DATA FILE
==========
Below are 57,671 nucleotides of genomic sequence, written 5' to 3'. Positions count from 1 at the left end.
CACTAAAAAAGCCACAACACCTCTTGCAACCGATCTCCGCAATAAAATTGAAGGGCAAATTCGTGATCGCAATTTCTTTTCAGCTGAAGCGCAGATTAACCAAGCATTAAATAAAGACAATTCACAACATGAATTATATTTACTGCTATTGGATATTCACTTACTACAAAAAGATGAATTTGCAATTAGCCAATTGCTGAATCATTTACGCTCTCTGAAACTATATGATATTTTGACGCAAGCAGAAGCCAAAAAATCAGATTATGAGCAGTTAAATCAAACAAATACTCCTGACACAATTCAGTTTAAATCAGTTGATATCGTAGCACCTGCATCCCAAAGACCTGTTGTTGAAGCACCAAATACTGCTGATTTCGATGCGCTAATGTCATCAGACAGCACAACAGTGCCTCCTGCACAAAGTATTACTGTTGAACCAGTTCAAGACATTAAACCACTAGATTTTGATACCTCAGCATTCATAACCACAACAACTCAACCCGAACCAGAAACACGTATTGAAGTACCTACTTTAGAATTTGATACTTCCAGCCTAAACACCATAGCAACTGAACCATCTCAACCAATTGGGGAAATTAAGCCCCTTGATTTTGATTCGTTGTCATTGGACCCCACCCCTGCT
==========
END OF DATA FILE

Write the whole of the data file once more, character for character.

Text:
Below are 57,671 nucleotides of genomic sequence, written 5' to 3'. Positions count from 1 at the left end.
CACTAAAAAAGCCACAACACCTCTTGCAACCGATCTCCGCAATAAAATTGAAGGGCAAATTCGTGATCGCAATTTCTTTTCAGCTGAAGCGCAGATTAACCAAGCATTAAATAAAGACAATTCACAACATGAATTATATTTACTGCTATTGGATATTCACTTACTACAAAAAGATGAATTTGCAATTAGCCAATTGCTGAATCATTTACGCTCTCTGAAACTATATGATATTTTGACGCAAGCAGAAGCCAAAAAATCAGATTATGAGCAGTTAAATCAAACAAATACTCCTGACACAATTCAGTTTAAATCAGTTGATATCGTAGCACCTGCATCCCAAAGACCTGTTGTTGAAGCACCAAATACTGCTGATTTCGATGCGCTAATGTCATCAGACAGCACAACAGTGCCTCCTGCACAAAGTATTACTGTTGAACCAGTTCAAGACATTAAACCACTAGATTTTGATACCTCAGCATTCATAACCACAACAACTCAACCCGAACCAGAAACACGTATTGAAGTACCTACTTTAGAATTTGATACTTCCAGCCTAAACACCATAGCAACTGAACCATCTCAACCAATTGGGGAAATTAAGCCCCTTGATTTTGATTCGTTGTCATTGGACCCCACCCCTGCT